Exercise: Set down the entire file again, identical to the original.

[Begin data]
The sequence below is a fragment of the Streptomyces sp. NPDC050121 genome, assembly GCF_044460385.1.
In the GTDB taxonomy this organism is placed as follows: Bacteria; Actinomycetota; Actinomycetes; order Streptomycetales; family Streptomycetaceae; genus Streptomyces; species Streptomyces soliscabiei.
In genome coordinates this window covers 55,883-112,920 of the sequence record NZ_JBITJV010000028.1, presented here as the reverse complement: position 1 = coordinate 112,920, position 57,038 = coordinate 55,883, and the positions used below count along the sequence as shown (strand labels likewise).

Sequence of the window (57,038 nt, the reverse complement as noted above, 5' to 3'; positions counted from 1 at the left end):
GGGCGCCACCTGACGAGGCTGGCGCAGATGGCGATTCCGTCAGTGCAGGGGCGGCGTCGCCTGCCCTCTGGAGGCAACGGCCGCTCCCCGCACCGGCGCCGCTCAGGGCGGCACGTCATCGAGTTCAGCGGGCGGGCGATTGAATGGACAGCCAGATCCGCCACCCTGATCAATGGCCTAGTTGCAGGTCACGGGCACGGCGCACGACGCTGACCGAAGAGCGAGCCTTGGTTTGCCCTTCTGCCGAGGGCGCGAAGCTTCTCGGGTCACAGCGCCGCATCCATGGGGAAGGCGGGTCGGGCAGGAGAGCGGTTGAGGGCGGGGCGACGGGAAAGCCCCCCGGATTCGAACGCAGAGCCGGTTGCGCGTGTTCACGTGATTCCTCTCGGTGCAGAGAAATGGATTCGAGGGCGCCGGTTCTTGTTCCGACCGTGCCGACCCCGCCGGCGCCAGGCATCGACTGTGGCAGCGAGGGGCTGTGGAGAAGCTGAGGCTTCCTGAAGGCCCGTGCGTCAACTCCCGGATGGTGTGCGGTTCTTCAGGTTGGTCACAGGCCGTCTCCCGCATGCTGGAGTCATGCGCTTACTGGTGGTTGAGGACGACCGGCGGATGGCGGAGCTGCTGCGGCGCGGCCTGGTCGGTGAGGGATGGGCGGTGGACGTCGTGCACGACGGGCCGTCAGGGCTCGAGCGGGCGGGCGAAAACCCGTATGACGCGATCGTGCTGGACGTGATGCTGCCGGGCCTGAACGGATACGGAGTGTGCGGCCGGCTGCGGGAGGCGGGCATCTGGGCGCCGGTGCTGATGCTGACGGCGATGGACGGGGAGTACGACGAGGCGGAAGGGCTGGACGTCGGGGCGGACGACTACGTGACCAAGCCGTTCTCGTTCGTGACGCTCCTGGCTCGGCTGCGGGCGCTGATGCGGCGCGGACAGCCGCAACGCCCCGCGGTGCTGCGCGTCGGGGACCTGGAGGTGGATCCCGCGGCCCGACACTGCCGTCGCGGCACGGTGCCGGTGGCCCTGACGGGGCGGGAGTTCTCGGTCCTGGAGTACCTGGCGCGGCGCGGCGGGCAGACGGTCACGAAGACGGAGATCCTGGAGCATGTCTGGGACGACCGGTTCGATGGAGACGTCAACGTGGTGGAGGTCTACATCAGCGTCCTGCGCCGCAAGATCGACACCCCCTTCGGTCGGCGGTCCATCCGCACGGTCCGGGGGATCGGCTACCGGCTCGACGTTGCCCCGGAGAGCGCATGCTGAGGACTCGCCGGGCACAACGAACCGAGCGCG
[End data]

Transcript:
The sequence below is a fragment of the Streptomyces sp. NPDC050121 genome, assembly GCF_044460385.1.
In the GTDB taxonomy this organism is placed as follows: Bacteria; Actinomycetota; Actinomycetes; order Streptomycetales; family Streptomycetaceae; genus Streptomyces; species Streptomyces soliscabiei.
In genome coordinates this window covers 55,883-112,920 of the sequence record NZ_JBITJV010000028.1, presented here as the reverse complement: position 1 = coordinate 112,920, position 57,038 = coordinate 55,883, and the positions used below count along the sequence as shown (strand labels likewise).

Sequence of the window (57,038 nt, the reverse complement as noted above, 5' to 3'; positions counted from 1 at the left end):
GGGCGCCACCTGACGAGGCTGGCGCAGATGGCGATTCCGTCAGTGCAGGGGCGGCGTCGCCTGCCCTCTGGAGGCAACGGCCGCTCCCCGCACCGGCGCCGCTCAGGGCGGCACGTCATCGAGTTCAGCGGGCGGGCGATTGAATGGACAGCCAGATCCGCCACCCTGATCAATGGCCTAGTTGCAGGTCACGGGCACGGCGCACGACGCTGACCGAAGAGCGAGCCTTGGTTTGCCCTTCTGCCGAGGGCGCGAAGCTTCTCGGGTCACAGCGCCGCATCCATGGGGAAGGCGGGTCGGGCAGGAGAGCGGTTGAGGGCGGGGCGACGGGAAAGCCCCCCGGATTCGAACGCAGAGCCGGTTGCGCGTGTTCACGTGATTCCTCTCGGTGCAGAGAAATGGATTCGAGGGCGCCGGTTCTTGTTCCGACCGTGCCGACCCCGCCGGCGCCAGGCATCGACTGTGGCAGCGAGGGGCTGTGGAGAAGCTGAGGCTTCCTGAAGGCCCGTGCGTCAACTCCCGGATGGTGTGCGGTTCTTCAGGTTGGTCACAGGCCGTCTCCCGCATGCTGGAGTCATGCGCTTACTGGTGGTTGAGGACGACCGGCGGATGGCGGAGCTGCTGCGGCGCGGCCTGGTCGGTGAGGGATGGGCGGTGGACGTCGTGCACGACGGGCCGTCAGGGCTCGAGCGGGCGGGCGAAAACCCGTATGACGCGATCGTGCTGGACGTGATGCTGCCGGGCCTGAACGGATACGGAGTGTGCGGCCGGCTGCGGGAGGCGGGCATCTGGGCGCCGGTGCTGATGCTGACGGCGATGGACGGGGAGTACGACGAGGCGGAAGGGCTGGACGTCGGGGCGGACGACTACGTGACCAAGCCGTTCTCGTTCGTGACGCTCCTGGCTCGGCTGCGGGCGCTGATGCGGCGCGGACAGCCGCAACGCCCCGCGGTGCTGCGCGTCGGGGACCTGGAGGTGGATCCCGCGGCCCGACACTGCCGTCGCGGCACGGTGCCGGTGGCCCTGACGGGGCGGGAGTTCTCGGTCCTGGAGTACCTGGCGCGGCGCGGCGGGCAGACGGTCACGAAGACGGAGATCCTGGAGCATGTCTGGGACGACCGGTTCGATGGAGACGTCAACGTGGTGGAGGTCTACATCAGCGTCCTGCGCCGCAAGATCGACACCCCCTTCGGTCGGCGGTCCATCCGCACGGTCCGGGGGATCGGCTACCGGCTCGACGTTGCCCCGGAGAGCGCATGCTGAGGACTCGCCGGGCACAACGAACCGAGCGCG